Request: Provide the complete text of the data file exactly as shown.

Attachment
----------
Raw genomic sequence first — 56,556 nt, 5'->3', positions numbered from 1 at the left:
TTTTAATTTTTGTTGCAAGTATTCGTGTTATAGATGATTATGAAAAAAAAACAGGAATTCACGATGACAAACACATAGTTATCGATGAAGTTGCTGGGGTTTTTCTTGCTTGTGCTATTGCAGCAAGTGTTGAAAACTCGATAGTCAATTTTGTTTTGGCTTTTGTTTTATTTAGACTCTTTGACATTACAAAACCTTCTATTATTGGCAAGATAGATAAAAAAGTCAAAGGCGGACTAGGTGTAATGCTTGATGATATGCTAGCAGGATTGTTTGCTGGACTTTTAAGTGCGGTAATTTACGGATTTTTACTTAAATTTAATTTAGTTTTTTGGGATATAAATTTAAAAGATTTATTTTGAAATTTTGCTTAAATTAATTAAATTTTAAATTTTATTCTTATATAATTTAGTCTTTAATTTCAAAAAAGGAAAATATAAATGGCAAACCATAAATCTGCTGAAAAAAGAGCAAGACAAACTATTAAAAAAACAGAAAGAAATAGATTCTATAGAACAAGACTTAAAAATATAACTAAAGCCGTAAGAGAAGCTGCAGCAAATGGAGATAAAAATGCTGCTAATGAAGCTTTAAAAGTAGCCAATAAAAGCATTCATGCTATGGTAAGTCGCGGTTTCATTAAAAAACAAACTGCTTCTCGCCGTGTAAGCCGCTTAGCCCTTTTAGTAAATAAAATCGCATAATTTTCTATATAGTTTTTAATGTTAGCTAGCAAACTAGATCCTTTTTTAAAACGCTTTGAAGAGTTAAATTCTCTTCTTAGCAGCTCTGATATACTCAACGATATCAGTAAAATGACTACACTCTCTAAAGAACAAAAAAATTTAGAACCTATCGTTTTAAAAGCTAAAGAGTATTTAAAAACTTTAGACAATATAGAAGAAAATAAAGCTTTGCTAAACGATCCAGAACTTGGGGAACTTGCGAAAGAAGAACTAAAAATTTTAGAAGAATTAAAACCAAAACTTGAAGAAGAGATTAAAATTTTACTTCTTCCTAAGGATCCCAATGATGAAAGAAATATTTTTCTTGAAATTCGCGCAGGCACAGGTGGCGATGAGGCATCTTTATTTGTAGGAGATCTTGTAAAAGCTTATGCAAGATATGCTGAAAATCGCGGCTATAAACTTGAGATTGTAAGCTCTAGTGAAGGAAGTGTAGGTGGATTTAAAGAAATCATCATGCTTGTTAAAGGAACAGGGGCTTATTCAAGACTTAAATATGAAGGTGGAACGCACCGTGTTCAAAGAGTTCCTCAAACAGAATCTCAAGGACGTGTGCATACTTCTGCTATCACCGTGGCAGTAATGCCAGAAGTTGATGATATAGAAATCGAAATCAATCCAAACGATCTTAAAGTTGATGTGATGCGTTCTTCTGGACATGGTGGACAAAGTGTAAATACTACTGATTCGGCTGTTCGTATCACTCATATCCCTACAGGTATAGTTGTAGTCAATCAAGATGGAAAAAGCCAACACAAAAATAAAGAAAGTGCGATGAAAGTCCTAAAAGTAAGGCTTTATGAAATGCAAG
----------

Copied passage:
Raw genomic sequence first — 56,556 nt, 5'->3', positions numbered from 1 at the left:
TTTTAATTTTTGTTGCAAGTATTCGTGTTATAGATGATTATGAAAAAAAAACAGGAATTCACGATGACAAACACATAGTTATCGATGAAGTTGCTGGGGTTTTTCTTGCTTGTGCTATTGCAGCAAGTGTTGAAAACTCGATAGTCAATTTTGTTTTGGCTTTTGTTTTATTTAGACTCTTTGACATTACAAAACCTTCTATTATTGGCAAGATAGATAAAAAAGTCAAAGGCGGACTAGGTGTAATGCTTGATGATATGCTAGCAGGATTGTTTGCTGGACTTTTAAGTGCGGTAATTTACGGATTTTTACTTAAATTTAATTTAGTTTTTTGGGATATAAATTTAAAAGATTTATTTTGAAATTTTGCTTAAATTAATTAAATTTTAAATTTTATTCTTATATAATTTAGTCTTTAATTTCAAAAAAGGAAAATATAAATGGCAAACCATAAATCTGCTGAAAAAAGAGCAAGACAAACTATTAAAAAAACAGAAAGAAATAGATTCTATAGAACAAGACTTAAAAATATAACTAAAGCCGTAAGAGAAGCTGCAGCAAATGGAGATAAAAATGCTGCTAATGAAGCTTTAAAAGTAGCCAATAAAAGCATTCATGCTATGGTAAGTCGCGGTTTCATTAAAAAACAAACTGCTTCTCGCCGTGTAAGCCGCTTAGCCCTTTTAGTAAATAAAATCGCATAATTTTCTATATAGTTTTTAATGTTAGCTAGCAAACTAGATCCTTTTTTAAAACGCTTTGAAGAGTTAAATTCTCTTCTTAGCAGCTCTGATATACTCAACGATATCAGTAAAATGACTACACTCTCTAAAGAACAAAAAAATTTAGAACCTATCGTTTTAAAAGCTAAAGAGTATTTAAAAACTTTAGACAATATAGAAGAAAATAAAGCTTTGCTAAACGATCCAGAACTTGGGGAACTTGCGAAAGAAGAACTAAAAATTTTAGAAGAATTAAAACCAAAACTTGAAGAAGAGATTAAAATTTTACTTCTTCCTAAGGATCCCAATGATGAAAGAAATATTTTTCTTGAAATTCGCGCAGGCACAGGTGGCGATGAGGCATCTTTATTTGTAGGAGATCTTGTAAAAGCTTATGCAAGATATGCTGAAAATCGCGGCTATAAACTTGAGATTGTAAGCTCTAGTGAAGGAAGTGTAGGTGGATTTAAAGAAATCATCATGCTTGTTAAAGGAACAGGGGCTTATTCAAGACTTAAATATGAAGGTGGAACGCACCGTGTTCAAAGAGTTCCTCAAACAGAATCTCAAGGACGTGTGCATACTTCTGCTATCACCGTGGCAGTAATGCCAGAAGTTGATGATATAGAAATCGAAATCAATCCAAACGATCTTAAAGTTGATGTGATGCGTTCTTCTGGACATGGTGGACAAAGTGTAAATACTACTGATTCGGCTGTTCGTATCACTCATATCCCTACAGGTATAGTTGTAGTCAATCAAGATGGAAAAAGCCAACACAAAAATAAAGAAAGTGCGATGAAAGTCCTAAAAGTAAGGCTTTATGAAATGCAAG